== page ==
Andrew "Twiggy" Forrest has returned another big outback cattle station into Australian ownership with his purchase of Springvale.
It is Dr Forrest's second station buyup in the north of Western Australia in a month.
The Springvale Aggregation takes in a total of about 604,430 hectares (1,493,560 acres) across the Kimberley comprising four pastoral leases - Springvale, Mable Downs, Alice Downs, and Texas Downs.
Last month he bought the also well known Balfour Downs Station in the Pilbara for more than $32 million.
Dr Forrest's Harvest Road bought Balfour's 634,000 hectare (1,566,650 acre) cattle station from Chinese-owned TBG Agri Holdings.
The mining billionaire bought Jubilee Downs and Quanbun Downs (221,408ha) near Fitzroy Crossing last year for a reported $30-$35 million.
Springvale Station is in the East Kimberley, about 70 kilometres north of Halls Creek and 320km south of Kununurra.
Springvale was sold to Dr Forrest by the Yeeda Pastoral Company owned by an agricultural investment fund run by UK-based ADM Capital.
The sale is believed to have included 35,000 cattle and for a price estimated at about $70 million.
Dr Forrest bought a stake in the Australian Agricultural Company in recent weeks as well.
He has also invested in Bega Cheese this week, grabbing another $35m worth of shares to now hold nine per cent of the company.
Yeeda Pastoral Company chairman Mervyn Key said the company had been privileged to be the custodian of the Springvale Aggregation for the past 20 years.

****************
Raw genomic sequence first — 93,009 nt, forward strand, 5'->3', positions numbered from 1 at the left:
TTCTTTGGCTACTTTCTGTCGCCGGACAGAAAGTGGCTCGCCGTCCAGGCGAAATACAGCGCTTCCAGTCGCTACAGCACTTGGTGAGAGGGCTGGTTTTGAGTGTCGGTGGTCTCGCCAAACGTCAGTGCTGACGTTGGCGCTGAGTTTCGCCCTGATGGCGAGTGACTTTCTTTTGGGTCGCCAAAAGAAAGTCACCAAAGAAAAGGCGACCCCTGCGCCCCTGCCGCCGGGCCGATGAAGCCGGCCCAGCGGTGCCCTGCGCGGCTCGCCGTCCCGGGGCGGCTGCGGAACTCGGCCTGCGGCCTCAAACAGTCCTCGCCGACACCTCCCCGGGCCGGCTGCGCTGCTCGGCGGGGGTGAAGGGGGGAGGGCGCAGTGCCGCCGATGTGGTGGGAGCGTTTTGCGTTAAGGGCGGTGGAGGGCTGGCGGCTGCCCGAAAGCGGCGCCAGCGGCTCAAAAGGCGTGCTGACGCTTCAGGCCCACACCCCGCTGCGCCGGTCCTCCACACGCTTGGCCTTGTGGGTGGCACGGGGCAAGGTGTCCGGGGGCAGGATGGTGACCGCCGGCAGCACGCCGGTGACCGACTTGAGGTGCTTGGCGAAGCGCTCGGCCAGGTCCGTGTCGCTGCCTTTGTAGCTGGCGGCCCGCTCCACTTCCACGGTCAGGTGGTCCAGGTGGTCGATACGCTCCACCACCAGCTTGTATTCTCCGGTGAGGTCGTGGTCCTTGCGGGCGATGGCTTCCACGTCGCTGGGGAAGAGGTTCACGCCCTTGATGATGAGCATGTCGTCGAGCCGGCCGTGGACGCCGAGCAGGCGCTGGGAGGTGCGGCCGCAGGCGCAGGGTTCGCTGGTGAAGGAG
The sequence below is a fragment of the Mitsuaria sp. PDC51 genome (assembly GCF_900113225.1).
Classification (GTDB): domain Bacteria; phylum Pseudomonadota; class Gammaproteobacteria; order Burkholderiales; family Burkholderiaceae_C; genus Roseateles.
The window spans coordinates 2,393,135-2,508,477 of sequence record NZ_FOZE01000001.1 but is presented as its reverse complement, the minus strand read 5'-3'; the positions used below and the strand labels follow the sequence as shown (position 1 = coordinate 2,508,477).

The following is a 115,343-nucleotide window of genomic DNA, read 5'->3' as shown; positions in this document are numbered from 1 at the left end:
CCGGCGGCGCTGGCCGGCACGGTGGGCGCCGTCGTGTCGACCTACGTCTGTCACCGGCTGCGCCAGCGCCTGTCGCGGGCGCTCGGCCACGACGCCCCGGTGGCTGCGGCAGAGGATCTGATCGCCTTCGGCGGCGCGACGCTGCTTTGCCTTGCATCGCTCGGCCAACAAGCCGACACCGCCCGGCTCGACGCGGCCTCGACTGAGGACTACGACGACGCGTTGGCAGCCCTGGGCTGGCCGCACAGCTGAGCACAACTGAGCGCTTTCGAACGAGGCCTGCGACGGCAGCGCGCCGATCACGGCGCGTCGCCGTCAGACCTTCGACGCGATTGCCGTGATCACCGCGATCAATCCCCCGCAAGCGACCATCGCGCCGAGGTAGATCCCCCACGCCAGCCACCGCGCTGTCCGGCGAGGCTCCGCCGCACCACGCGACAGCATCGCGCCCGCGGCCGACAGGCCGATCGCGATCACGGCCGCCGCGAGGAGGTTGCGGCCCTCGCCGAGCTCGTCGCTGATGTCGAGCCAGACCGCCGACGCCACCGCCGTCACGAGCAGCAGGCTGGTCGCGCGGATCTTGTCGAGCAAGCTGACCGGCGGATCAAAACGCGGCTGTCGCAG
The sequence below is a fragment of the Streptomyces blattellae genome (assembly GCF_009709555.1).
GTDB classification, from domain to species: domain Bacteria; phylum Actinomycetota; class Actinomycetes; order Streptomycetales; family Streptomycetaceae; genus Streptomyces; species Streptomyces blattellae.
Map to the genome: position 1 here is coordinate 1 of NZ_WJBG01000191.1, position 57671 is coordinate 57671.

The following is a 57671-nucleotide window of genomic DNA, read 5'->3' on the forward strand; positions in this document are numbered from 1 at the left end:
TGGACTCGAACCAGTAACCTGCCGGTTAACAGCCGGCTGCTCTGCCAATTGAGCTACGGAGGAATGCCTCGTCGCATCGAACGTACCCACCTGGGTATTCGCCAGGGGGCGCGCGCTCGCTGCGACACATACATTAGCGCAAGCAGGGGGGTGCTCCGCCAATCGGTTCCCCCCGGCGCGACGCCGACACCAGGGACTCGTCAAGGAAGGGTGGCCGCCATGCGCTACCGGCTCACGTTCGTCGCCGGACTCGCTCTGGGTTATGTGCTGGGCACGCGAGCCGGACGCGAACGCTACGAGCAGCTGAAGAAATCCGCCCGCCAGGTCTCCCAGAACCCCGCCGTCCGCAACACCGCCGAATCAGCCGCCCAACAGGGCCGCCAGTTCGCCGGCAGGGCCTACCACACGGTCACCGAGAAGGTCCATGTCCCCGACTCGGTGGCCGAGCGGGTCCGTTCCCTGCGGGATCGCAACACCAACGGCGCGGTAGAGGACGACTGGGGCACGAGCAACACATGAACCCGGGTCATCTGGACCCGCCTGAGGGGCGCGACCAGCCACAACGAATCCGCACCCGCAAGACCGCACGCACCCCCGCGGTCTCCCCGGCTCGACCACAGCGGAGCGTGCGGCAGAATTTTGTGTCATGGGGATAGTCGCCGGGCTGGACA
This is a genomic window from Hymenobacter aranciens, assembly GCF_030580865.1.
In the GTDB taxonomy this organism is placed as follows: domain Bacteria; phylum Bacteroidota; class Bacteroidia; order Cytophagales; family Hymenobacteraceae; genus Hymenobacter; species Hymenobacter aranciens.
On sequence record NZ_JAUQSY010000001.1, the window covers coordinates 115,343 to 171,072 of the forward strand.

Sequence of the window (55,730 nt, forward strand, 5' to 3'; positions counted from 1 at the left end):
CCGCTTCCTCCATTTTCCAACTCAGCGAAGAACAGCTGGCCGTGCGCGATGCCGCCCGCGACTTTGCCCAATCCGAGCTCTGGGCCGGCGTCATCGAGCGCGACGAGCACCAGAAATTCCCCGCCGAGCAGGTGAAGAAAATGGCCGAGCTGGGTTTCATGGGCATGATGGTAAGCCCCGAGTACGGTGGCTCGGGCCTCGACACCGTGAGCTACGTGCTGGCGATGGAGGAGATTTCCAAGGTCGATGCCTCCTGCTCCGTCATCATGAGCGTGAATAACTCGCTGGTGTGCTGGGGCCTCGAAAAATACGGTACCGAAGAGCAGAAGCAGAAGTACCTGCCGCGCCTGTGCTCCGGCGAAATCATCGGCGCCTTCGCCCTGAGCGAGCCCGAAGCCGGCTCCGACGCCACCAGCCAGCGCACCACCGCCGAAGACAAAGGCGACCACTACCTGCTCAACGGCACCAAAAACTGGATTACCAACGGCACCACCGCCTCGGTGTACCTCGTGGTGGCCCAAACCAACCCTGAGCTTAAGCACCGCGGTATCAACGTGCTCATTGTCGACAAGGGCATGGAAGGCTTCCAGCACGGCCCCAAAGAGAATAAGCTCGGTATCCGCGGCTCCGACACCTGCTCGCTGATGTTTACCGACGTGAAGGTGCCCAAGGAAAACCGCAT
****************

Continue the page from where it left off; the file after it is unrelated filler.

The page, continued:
"We are very happy to be handing the reins on to Harvest Road to bring the station back to its former position as an iconic breeding property and build on the potential of the Kimberley pastoral industry," Mr Key said.
The property has traditionally been well developed with historic infrastructure including the original homestead built by famous bushman and poet Tom Quilty and was owned in recent times by the Burton family.
The sale includes the Bungle Bungle Caravan Park on the Mabel Downs lease.
Harvest Road says Springvale has the capacity to breed a large number of calves that will suit the company's fully integrated beef supply chain in WA, suitable for domestic processing and consumption, as well as export meat sales.
The aggregation also includes staff quarters, sheds and 10 sets of permanent cattle yards.
Springvale Aggregation boasts many natural water holes and extensive water infrastructure, some water points have recently been upgraded with new solar pumping systems and a replacement trough program is underway.
Harvest Road, the diversified agribusiness of Andrew and Nicola Forrest, which includes the Harvey Beef brand, already has a historical connection to the property.
The current aggregation was put together by E. G. Green and Sons, who owned Harvey Beef, and was an important part of their supply chain in the 1980s and 1990s.
Tattarang chief investment officer John Hartman said Springvale Aggregation will form an important part of Harvest Road's integrated supply chain.
"Harvest Road is looking forward to becoming a member of the East Kimberley community and contributing further to the future of the Australian pastoral industry, and we're also excited about the opportunity to support tourism in this iconic region," Mr Hartman said.
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Harvest Road's chief operating officer (pastoral, backgrounding and feeding facility) Ben Dwyer said the purchase would be another long-term investment in the future of WA's beef industry.
"We will focus on the sustainability of the property by destocking appropriately to leave a well-selected breeding herd and to build a strong genetic base for our supply chain, as well as allow the country a well-deserved rest," he said.
The purchase is subject to approval by the WA Minister for Lands, among other required approvals.
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